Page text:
Pass data between layers RRS feed

  • Question

  • Hi all,

    I a am newbie here.

    My Tech. environment: 2.0 and Sql Server

    Manyatimes, we need to return data from different tables in the database to the UI (for example, search results) whose schema wouldnt match with any of the domain objects.

    In this case, one option is to transfer the data using the datasets/datatables feature provided by .Net.

    The other option I could think of is to create business (DTO?) objects to just pass on the data from the DB to the UI.

    I prefer the second approach. However, I need suggestions on how do I implement it? Will this DTO contain a reference of all the domain objects involved or Can I just include only the desired columns?

    Or, do we have any other solution?

    Thanks in advance,


    Friday, August 17, 2007 7:30 AM

All replies

  • If you're not going to use the ADO objects (DataSet/Table/etc.) in the application except to pass data from the DAL to a domain model, yes, absolutely, get rid of them.  It's a lot of unnecessary overhead.


    If you are creating a domain model, populate the data in the domain model directly from a data reader.  My favorite way of doing this while maintaining loose coupling is using what was popularized as the "provider model."  The essence of it is defining a data provider contract in your domain model layer that specifies how your application needs to get its data.  Then you have your DAL implement that contract.  You use configuration and/or runtime dependency injection to specify the provider you're using, so the domain model layer has no hard reference to the DAL.  The DAL does have a hard reference to the domain model layer (because it needs to implement the contract), but that's okay.


    You can simplify your architecture, if you know you don't need to switch/have multiple data providers, by just coding the DAL in the domain model project and calling the DAL directly (eliminating the need for the contract and configuration/runtime specification of provider).  This is tightly coupling the layers, though, so you should only take this approach if there is very low probability that you'll ever need to change the DAL (which is actually common in LOB apps).  Even so, this is a major compromise, and creating a contract is not that hard, nor is implementing it, so in general, I'd advise taking the more loosely coupled approach in most situations.


    As for DTOs, they can be a necessary evil in some architectures.  Generally speaking, I prefer to keep the data on/with my domain objects and have the DAL create/populate my DOs directly.  But as discussed in a recent thread here on Web services, you may find yourself in a situation where separating the data into separate objects becomes desirable so that you don't break OOD principles in your domain model just for the sake of serialization mechanisms.  Using DTOs creates extra work (extra types) and generally bloats the system, IMO, so I try to avoid them if possible.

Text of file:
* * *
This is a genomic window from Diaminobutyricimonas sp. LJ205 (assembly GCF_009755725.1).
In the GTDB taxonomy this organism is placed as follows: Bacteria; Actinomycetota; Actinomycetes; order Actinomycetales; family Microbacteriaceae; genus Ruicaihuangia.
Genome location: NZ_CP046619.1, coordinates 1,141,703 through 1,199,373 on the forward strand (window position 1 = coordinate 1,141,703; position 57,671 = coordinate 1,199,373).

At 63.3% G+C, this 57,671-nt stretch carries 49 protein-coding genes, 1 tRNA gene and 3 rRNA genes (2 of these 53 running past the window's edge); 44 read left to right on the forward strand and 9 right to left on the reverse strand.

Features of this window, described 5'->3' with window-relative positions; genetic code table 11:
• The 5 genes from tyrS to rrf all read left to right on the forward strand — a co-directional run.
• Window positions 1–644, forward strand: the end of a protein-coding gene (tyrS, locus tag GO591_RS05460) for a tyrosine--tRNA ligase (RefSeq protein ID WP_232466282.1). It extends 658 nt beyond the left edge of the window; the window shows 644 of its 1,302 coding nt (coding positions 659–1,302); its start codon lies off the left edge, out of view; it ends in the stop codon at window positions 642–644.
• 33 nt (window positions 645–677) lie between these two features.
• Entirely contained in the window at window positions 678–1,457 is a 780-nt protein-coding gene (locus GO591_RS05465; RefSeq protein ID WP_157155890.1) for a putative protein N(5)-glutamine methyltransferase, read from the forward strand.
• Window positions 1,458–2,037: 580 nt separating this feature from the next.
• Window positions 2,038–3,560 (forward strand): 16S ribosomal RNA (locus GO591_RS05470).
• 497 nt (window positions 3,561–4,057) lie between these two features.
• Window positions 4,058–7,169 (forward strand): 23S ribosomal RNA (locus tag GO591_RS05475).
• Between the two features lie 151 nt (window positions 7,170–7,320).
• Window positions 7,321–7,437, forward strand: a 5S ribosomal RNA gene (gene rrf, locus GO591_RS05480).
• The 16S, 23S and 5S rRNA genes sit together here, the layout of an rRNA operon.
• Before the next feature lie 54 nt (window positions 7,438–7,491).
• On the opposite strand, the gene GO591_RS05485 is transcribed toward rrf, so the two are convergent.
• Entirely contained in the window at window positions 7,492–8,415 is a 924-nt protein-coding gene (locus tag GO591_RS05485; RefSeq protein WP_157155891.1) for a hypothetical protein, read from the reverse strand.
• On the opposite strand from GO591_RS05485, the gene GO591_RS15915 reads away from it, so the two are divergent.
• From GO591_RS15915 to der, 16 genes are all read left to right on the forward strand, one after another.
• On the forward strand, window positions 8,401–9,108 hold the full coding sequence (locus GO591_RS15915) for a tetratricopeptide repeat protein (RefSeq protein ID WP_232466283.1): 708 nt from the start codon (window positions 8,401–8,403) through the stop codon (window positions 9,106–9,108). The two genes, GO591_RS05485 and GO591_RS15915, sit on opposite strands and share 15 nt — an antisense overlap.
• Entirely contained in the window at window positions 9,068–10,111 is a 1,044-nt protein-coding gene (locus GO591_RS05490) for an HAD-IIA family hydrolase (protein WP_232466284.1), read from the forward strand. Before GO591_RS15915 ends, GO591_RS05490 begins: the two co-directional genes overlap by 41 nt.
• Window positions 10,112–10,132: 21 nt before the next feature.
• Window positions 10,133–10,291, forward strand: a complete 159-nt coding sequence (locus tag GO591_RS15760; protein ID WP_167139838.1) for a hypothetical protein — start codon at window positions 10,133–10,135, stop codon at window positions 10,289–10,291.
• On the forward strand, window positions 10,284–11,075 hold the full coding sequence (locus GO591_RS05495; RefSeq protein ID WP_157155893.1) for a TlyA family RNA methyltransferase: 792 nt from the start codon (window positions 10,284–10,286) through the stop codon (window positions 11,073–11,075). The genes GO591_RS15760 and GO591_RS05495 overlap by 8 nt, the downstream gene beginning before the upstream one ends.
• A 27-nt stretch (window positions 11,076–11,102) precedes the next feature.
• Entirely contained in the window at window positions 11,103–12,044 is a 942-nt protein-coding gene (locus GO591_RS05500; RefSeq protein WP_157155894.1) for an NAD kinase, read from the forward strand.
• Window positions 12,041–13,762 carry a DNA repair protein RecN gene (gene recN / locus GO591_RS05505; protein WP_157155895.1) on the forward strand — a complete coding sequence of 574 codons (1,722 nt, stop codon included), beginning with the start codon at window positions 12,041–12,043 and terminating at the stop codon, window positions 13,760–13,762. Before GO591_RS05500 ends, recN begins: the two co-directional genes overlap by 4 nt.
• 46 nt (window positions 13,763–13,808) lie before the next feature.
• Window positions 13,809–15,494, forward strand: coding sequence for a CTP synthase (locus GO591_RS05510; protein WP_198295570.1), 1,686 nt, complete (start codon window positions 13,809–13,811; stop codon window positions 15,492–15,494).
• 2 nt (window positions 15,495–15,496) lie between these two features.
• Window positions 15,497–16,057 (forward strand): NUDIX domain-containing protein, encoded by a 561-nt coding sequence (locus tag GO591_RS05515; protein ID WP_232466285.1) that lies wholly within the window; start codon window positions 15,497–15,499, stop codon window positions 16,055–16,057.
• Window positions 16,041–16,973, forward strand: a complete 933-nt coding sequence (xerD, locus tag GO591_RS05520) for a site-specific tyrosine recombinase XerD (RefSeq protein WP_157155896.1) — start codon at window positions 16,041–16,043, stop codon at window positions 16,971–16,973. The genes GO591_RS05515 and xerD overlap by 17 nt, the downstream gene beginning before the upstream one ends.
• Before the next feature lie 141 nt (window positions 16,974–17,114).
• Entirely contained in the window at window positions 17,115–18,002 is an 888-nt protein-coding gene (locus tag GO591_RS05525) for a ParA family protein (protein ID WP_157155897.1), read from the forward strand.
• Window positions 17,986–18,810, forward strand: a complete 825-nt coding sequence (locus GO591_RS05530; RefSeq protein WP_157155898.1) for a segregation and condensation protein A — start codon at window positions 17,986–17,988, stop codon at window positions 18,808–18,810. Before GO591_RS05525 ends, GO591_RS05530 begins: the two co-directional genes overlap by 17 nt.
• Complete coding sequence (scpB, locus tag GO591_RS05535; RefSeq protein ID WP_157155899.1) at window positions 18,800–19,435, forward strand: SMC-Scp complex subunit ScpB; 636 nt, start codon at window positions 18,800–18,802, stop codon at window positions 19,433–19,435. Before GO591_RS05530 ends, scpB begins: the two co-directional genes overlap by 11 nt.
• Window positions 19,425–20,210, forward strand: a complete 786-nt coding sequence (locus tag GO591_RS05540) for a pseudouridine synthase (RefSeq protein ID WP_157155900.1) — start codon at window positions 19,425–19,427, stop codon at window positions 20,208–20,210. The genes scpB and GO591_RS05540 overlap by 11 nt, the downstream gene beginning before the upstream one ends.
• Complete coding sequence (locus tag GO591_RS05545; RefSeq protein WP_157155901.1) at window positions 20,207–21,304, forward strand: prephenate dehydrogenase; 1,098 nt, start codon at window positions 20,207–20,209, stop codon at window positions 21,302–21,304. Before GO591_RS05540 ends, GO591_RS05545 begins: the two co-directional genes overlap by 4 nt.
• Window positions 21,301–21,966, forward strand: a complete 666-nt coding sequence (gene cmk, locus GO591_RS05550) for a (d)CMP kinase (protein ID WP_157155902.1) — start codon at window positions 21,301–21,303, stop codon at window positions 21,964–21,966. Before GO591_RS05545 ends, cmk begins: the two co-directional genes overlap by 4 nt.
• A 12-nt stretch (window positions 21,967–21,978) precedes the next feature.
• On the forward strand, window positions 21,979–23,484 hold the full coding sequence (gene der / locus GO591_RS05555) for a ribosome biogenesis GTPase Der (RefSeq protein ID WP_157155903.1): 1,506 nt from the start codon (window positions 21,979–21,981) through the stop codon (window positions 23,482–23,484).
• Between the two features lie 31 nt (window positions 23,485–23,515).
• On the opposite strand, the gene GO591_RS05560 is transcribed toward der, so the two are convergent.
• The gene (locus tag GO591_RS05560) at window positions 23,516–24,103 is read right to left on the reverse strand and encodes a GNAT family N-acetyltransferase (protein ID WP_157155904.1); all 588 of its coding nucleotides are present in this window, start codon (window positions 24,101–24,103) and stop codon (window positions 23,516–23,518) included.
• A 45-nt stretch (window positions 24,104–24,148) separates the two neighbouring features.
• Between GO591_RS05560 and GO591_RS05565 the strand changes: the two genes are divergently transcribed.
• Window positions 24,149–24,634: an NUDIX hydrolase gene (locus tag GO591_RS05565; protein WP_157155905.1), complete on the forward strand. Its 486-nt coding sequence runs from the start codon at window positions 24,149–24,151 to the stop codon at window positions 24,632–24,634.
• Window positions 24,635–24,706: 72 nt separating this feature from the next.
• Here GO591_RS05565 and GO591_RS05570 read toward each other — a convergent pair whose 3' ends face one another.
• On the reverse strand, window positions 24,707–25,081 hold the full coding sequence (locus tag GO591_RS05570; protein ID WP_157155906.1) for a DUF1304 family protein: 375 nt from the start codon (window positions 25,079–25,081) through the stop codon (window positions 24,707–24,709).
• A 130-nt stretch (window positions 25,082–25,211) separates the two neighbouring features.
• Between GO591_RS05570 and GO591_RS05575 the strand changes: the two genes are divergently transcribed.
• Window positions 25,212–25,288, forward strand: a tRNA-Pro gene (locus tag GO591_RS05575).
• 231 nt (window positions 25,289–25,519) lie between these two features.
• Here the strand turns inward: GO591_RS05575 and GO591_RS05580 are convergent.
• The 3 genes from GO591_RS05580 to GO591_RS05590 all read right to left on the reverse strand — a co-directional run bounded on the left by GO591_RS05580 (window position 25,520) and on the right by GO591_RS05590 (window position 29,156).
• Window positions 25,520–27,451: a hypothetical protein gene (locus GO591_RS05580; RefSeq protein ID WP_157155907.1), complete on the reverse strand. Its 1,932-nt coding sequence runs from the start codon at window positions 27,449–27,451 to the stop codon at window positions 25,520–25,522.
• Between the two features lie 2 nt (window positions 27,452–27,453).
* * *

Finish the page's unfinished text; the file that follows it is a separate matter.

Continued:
Friday, August 17, 2007 1:59 PM


    As I understand your need is to do something of the sort


    Select * from tableName


    where tableName is provided at run time.


    Here is how I would do it


    Make a SP GetData( tableName) whose body is

    query = 'Select * from '+tableName

    execsql query

    Make a SQL Server report which executes this SP



    Friday, August 17, 2007 4:36 PM
  • Hi,

    If i would you, I would use DTO as an base paradigm passing data between various layer, DTO can be directly tied to presentation, Business and Database, usually since multiple team work on a project we have something called Presentation Entity, Business Entity and Data Entity and if we are using Services, it may be referred as ServiceEntity.


    In most of my projects, I also put basic business validation on the data the entity, so that they can be used across the layers, irrespective of who fills the data, presentation or Data.


    Additionally apply generics to fill in the base call for the entity and decorate you entities with the Database file name specially for DB entities, so that you can use reflection and use a generic method to fill the entities.


    Entity ensures chunky calls, doing this make sure that you can expose your business using web services also


    Hope it help


    Vivek Puri


    Saturday, August 18, 2007 1:10 AM
  • Definitley sounds like you should consoder using codegeneration.

    From my personal experience you should defionitley look at

     NHibernate is also good if you performance is not the top of your priority list.


    Saturday, August 18, 2007 1:35 AM
  • If you are using different join SPs and each one is returning you the result set with different set of columns  then going for DTO approach may put you in lot coding effort. In this situation, to get work done more quickly, 
    I could opt for DataTable (which is much ligther version than DataSet and greatly improvised in dot net 2.0 and above), You could use it as a generic DTO for all layers and it also offers easy data binding with any dotnet controls. If you are looking for long term, scalable solution then "Provider model" would be the one to consider.

    - Pavan Gayakwad
    Saturday, August 18, 2007 9:58 AM
  • I agree with PavanGY on using the provider model, but I think if you use a code generator like .NETTiers it will give you a great head start, plus it is built using the provider model and Enterprise Library.


    Sunday, August 19, 2007 4:38 PM